The cybercriminals behind the malware claim to have compromised more than a dozen companies; they have aggressively outed victims and purportedly paid a significant share of ransoms back to affiliates.
BlackCat, the latest ransomware threat touted on underground forums, has quickly made inroads into the ransomware-as-a-service cybercriminal marketplace by offering 80% to 90% of ransoms to “affiliates” and aggressively outing victims on a name-and-shame blog.
In less than a month, the BlackCat group has purportedly compromised more than a dozen victims, named those victims on its blog, and broken into the top 10 threats as measured by victim count, according to a recent analysis of the malware by researchers at Palo Alto Networks. The ransomware program seems well-designed and is written in Rust, an efficient programming language that has gained popularity over the past decade.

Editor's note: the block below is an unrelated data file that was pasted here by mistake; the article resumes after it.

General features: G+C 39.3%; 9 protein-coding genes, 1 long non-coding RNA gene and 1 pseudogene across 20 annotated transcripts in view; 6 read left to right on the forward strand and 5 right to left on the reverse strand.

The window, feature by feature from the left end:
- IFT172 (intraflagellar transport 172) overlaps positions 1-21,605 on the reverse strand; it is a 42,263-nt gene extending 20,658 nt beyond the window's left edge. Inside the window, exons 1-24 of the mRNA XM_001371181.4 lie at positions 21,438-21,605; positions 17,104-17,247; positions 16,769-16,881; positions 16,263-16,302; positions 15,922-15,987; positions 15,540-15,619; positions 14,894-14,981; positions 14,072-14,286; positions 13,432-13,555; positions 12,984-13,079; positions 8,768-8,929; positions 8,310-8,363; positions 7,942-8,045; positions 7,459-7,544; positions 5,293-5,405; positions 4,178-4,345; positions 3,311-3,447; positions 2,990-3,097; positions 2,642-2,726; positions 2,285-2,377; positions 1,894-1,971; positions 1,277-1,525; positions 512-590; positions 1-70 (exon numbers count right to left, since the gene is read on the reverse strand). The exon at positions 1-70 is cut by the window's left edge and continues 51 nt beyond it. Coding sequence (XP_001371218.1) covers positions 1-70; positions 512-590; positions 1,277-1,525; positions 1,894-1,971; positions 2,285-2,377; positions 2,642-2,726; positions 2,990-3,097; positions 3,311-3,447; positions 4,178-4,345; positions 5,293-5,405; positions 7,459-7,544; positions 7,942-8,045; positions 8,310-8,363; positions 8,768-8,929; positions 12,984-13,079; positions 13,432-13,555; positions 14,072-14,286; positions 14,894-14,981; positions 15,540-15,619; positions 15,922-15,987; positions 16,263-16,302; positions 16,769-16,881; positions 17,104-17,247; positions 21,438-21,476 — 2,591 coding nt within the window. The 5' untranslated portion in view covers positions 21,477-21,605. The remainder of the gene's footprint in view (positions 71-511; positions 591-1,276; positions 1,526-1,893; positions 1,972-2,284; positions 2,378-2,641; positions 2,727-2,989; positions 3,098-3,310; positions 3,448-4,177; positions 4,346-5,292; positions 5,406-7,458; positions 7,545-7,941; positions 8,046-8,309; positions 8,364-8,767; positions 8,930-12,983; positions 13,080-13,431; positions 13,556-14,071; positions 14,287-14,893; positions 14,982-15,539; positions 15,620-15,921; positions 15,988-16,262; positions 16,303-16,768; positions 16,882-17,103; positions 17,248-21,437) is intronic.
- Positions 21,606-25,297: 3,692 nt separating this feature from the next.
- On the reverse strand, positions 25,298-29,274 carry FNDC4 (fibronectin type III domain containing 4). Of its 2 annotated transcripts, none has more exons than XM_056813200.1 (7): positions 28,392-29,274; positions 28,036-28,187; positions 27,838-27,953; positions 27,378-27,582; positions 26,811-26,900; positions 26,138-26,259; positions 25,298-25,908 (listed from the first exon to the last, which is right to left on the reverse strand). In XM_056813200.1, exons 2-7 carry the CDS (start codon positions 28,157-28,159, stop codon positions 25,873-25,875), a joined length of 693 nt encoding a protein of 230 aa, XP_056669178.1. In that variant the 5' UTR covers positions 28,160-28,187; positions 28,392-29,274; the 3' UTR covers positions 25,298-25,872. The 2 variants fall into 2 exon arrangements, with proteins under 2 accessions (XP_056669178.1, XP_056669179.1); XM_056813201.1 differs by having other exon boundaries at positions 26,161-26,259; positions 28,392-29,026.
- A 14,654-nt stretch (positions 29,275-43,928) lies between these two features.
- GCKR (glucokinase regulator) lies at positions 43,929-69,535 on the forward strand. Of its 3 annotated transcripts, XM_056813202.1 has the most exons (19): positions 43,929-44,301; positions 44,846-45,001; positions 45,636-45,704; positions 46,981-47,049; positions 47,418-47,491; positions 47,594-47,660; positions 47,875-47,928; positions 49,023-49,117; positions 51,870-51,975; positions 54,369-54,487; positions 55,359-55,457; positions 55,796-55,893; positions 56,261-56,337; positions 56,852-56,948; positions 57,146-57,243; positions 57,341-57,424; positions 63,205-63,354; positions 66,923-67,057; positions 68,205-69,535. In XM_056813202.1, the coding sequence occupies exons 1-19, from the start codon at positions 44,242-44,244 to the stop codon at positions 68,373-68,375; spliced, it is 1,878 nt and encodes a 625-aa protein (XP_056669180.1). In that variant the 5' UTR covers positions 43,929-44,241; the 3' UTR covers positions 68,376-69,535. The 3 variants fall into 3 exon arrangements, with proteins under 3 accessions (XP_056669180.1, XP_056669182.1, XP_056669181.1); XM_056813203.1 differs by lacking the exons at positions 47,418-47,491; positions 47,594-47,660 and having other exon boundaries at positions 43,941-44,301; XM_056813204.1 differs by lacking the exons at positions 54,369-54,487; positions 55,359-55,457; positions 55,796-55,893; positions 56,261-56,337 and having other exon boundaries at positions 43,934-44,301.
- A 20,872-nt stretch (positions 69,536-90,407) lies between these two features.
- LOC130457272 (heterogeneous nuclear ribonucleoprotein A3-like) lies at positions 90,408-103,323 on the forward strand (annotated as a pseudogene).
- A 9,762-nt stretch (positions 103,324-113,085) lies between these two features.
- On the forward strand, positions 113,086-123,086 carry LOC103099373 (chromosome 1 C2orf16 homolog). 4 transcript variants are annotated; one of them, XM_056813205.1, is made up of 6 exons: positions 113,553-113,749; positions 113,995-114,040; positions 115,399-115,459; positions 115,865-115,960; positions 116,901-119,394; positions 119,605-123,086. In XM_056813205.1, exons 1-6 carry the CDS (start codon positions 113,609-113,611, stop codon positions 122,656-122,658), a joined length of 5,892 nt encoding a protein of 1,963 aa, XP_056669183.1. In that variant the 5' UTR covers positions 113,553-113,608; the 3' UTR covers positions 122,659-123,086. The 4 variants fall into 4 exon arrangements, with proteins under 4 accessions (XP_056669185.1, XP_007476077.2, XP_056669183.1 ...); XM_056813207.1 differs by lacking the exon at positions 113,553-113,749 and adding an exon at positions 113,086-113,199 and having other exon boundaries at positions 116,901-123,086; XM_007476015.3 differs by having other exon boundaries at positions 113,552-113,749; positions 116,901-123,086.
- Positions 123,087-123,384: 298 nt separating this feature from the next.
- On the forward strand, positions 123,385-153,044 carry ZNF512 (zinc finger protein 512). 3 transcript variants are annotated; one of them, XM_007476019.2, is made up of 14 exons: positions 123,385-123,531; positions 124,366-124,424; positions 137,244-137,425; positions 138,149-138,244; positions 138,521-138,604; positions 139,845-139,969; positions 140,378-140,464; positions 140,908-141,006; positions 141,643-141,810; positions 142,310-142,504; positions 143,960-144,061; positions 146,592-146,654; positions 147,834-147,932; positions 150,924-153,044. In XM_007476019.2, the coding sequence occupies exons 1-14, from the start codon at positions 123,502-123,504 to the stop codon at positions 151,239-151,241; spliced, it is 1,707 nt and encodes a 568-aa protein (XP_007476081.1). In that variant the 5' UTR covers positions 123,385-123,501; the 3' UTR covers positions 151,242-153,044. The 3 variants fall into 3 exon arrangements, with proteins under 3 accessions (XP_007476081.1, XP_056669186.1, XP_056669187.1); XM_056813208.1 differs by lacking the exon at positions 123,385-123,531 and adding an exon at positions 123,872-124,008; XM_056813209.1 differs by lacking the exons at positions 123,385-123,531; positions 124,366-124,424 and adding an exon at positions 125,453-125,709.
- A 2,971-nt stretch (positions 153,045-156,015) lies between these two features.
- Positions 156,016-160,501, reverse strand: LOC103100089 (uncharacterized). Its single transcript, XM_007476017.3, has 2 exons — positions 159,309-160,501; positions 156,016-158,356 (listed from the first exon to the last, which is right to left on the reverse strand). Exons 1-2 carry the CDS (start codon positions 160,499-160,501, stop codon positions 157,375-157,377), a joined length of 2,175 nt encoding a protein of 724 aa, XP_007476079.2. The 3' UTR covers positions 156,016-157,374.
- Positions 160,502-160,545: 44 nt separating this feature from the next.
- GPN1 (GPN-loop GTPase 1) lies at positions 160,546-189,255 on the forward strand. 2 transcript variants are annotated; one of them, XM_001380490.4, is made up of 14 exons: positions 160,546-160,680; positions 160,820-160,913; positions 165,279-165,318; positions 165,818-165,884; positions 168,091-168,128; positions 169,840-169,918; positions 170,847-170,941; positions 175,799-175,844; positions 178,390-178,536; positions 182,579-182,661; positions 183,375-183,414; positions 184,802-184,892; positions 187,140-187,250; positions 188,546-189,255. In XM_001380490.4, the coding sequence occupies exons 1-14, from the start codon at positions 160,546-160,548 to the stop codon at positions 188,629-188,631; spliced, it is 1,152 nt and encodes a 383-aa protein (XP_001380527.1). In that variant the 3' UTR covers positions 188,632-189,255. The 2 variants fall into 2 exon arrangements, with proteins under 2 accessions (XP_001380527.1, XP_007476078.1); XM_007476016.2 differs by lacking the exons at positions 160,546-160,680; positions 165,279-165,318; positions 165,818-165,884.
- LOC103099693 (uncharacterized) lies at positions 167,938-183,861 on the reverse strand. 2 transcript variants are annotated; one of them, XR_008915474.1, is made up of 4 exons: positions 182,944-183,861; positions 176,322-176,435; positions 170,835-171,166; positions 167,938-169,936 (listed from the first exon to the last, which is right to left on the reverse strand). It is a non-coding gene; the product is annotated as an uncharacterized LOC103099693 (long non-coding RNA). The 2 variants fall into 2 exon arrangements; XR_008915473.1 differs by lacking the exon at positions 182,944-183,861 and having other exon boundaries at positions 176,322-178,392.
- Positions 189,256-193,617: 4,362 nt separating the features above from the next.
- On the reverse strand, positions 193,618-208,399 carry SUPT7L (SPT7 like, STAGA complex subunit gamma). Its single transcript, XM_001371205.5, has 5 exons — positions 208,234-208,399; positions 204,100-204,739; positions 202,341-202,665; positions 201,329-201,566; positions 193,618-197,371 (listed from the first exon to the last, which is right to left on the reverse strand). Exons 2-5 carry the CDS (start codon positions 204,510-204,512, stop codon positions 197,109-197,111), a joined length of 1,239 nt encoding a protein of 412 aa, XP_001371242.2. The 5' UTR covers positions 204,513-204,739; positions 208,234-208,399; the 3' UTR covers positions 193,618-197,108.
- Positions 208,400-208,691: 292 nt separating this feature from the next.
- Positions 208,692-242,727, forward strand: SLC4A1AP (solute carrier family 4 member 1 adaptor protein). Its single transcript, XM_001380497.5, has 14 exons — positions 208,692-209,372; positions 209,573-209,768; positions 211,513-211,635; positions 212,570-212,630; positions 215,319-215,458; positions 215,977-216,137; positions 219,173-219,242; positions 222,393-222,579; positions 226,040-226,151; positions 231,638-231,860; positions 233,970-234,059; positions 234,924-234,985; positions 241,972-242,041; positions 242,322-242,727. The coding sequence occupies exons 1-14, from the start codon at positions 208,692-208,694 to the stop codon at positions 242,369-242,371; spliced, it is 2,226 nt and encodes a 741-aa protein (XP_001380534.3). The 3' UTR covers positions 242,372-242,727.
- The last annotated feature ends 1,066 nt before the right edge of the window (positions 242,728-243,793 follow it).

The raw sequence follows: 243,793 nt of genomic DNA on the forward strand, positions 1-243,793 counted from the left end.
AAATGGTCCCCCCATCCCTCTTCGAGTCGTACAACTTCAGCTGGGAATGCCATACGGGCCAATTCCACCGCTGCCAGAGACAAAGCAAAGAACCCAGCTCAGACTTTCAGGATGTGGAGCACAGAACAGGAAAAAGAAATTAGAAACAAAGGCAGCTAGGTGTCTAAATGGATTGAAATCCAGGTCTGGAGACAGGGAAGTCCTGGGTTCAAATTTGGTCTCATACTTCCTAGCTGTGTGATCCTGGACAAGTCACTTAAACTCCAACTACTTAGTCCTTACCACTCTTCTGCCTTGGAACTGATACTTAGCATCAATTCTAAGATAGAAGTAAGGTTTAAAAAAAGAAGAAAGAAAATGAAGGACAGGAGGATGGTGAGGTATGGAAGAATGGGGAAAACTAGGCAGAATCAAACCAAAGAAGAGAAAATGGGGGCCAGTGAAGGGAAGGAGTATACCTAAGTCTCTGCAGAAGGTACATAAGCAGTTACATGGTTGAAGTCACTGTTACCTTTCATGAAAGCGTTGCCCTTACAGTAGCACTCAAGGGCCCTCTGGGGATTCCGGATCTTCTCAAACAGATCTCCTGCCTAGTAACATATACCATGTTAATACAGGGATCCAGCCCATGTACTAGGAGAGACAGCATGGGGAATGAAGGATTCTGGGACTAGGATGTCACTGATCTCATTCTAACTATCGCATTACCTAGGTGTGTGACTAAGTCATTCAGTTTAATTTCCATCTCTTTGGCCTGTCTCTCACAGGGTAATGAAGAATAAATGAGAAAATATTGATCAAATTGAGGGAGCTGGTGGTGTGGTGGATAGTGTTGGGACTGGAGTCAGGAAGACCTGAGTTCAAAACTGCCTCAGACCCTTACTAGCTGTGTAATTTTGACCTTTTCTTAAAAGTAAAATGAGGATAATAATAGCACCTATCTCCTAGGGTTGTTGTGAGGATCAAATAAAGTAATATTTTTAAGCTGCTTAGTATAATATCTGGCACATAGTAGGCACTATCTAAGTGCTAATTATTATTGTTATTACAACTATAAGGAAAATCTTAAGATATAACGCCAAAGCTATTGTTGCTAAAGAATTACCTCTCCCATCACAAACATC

Currently, five victims are in the United States, two in Germany, and one each in France, the Netherlands, the Philippines, and Spain, with the final victim’s location unknown.
The ransomware platform makes extensive use of configuration files to allow the operator to customize the attack to certain victims, determine what processes to shut down, and even use a customized list of credentials to move laterally within a company, says Doel Santos, a threat intelligence analyst with Palo Alto Networks’ Unit 42 team. Read more:https://bit.ly/3KXZjCZ